This is a two-part post. It behooves you to read part one first. (And, no, I don’t know what “behoove” means).
I wish this weren’t true, but toxic people are everywhere. You will encounter one at some point. Chances are high you already have. While you can’t choose when toxic people enter your life, you can choose how you respond.
And make no mistake, how you respond matters, especially if you follow Jesus. Tolerating toxic people is bad for you. Flippantly cutting ties and writing them off doesn’t help either. Though toxic people choose to find core needs through unhealthy behaviors, they aren’t evil or beyond God’s grace. Respecting ourselves while also respecting the other person gives you the best opportunity to be an instrument of God’s power to heal and overcome.
When a toxic person enters your life, here are a few helpful responses.
1. Recognize the traits that make you an easy target.
Toxic people don’t attach to everyone. They pick and choose wisely. I had to come to grips with my passive tendencies. I allowed Dallas (if you don’t know who Dallas is, you should read the previous post) to call the shots because I was reluctant to tell him how I really felt.
Toxic people love passive people. They also love insecure ones.
2. Establish clear boundaries.
If you can’t avoid a toxic person, a co-worker or church member, for example, you must establish clear, strong emotional and physical boundaries. You owe it to yourself, your family and even the toxic person. It’s much easier to help a toxic person once these boundaries are in place.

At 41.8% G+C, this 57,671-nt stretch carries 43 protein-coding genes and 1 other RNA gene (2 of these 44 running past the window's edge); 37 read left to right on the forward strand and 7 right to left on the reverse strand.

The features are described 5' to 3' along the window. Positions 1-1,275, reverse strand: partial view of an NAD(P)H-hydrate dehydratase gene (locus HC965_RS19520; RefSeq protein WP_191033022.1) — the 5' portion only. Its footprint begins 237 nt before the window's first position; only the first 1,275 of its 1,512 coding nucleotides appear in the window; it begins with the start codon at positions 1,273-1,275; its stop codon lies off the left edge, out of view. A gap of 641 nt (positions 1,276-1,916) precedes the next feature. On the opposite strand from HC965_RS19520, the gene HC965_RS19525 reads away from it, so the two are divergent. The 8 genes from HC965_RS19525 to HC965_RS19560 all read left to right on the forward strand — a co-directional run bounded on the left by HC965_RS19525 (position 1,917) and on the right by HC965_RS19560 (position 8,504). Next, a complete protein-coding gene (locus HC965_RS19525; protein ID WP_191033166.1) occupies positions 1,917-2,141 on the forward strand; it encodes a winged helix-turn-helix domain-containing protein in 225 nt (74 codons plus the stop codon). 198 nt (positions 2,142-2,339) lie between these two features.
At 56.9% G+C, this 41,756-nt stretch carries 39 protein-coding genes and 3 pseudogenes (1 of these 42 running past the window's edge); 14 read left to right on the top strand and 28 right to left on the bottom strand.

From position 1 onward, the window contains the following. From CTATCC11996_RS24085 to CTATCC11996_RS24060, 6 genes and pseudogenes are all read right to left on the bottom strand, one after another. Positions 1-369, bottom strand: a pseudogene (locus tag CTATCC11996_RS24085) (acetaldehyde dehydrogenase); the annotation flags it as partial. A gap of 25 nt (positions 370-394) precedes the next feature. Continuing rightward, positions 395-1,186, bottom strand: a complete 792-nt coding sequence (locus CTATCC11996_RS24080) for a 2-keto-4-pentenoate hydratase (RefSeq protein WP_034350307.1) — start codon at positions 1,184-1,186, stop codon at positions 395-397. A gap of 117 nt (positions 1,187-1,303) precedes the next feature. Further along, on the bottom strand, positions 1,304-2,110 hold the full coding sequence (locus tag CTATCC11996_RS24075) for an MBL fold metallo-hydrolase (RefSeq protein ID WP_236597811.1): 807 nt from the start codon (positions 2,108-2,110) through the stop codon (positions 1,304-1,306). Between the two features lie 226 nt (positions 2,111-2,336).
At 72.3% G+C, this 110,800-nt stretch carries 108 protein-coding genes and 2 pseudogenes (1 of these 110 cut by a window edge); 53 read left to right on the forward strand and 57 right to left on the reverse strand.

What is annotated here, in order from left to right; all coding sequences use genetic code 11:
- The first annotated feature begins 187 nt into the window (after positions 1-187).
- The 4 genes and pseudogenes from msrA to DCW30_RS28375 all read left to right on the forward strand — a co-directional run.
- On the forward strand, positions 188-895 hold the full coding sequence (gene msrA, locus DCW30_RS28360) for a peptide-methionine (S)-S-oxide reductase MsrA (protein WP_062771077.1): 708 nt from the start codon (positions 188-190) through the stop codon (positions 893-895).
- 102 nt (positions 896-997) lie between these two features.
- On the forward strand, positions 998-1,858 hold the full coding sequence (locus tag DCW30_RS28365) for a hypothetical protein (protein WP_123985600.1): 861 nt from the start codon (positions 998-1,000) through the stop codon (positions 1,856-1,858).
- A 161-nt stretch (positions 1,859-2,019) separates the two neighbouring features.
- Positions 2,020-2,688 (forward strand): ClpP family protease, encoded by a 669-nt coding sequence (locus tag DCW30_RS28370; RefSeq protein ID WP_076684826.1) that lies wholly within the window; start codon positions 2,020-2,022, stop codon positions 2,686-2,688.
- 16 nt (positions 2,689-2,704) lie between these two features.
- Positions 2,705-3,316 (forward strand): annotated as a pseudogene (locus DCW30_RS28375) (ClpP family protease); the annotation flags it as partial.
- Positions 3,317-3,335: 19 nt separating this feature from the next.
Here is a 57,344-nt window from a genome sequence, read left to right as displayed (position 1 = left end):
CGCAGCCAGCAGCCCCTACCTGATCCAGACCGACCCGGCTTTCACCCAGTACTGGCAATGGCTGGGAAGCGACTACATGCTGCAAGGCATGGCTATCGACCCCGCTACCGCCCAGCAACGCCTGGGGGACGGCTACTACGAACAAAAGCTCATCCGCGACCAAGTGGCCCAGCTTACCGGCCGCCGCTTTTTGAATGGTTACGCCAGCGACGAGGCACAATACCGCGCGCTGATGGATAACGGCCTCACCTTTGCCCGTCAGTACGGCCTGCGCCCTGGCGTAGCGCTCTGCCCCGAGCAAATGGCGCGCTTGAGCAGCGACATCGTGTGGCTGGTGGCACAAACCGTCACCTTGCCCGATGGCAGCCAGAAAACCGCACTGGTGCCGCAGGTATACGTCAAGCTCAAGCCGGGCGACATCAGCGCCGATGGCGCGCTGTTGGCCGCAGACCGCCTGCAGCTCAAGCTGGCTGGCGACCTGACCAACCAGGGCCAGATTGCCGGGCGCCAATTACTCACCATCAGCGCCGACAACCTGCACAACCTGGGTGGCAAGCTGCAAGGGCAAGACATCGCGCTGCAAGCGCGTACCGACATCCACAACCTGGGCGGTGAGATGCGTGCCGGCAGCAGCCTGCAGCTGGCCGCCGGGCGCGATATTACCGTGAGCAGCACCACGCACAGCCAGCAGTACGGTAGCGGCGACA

Verbalize your boundaries. Be direct. Stand firm. Let them know what’s acceptable and what’s not.
3. Avoid playing by their rules.
It’s important that you avoid become reactive. You’re no help to a toxic person if you play their game. Cynicism won’t overcome with cynicism. You can’t beat manipulation with manipulation. Does that make sense? Great.
Practice emotional awareness. Know when you’re being bullied or manipulated. Walk away if you must. Live to fight another day.
4. Focus on solutions.
Toxic people are resistant to solutions. Solutions require change, taking responsibility for your own choices. If you follow Jesus, the greatest gift you can give a toxic person is letting them know you love them too much to allow them to remain as they are.
So, when a toxic person rants about their issues, continue pushing them towards action steps.
5. Use your community.
In my experience, you’re highly unlikely to make any progress with a toxic person by yourself. After a couple of exhausting months with Dallas, I needed help. So, I called a few leaders at my church. They encouraged me and agreed to meet with him. They also gave me peace about letting go.
Know this. Toxic people don’t like group meetings. But it’s exactly what they need. Meeting with a group of people forces their hand.
I want to say this one more time: toxic people are people. They’re not evil or bad. They just choose to find love and security using unhealthy behaviors. Toxic people are created in God’s image, just like you. At the same time, you shouldn’t allow toxic people to drain your life and energy.
Love them. Show them compassion. But show yourself love and compassion as well.
Do you have some helpful, Christ-honoring responses to toxic people? Leave a comment below.
Grace and peace, friends.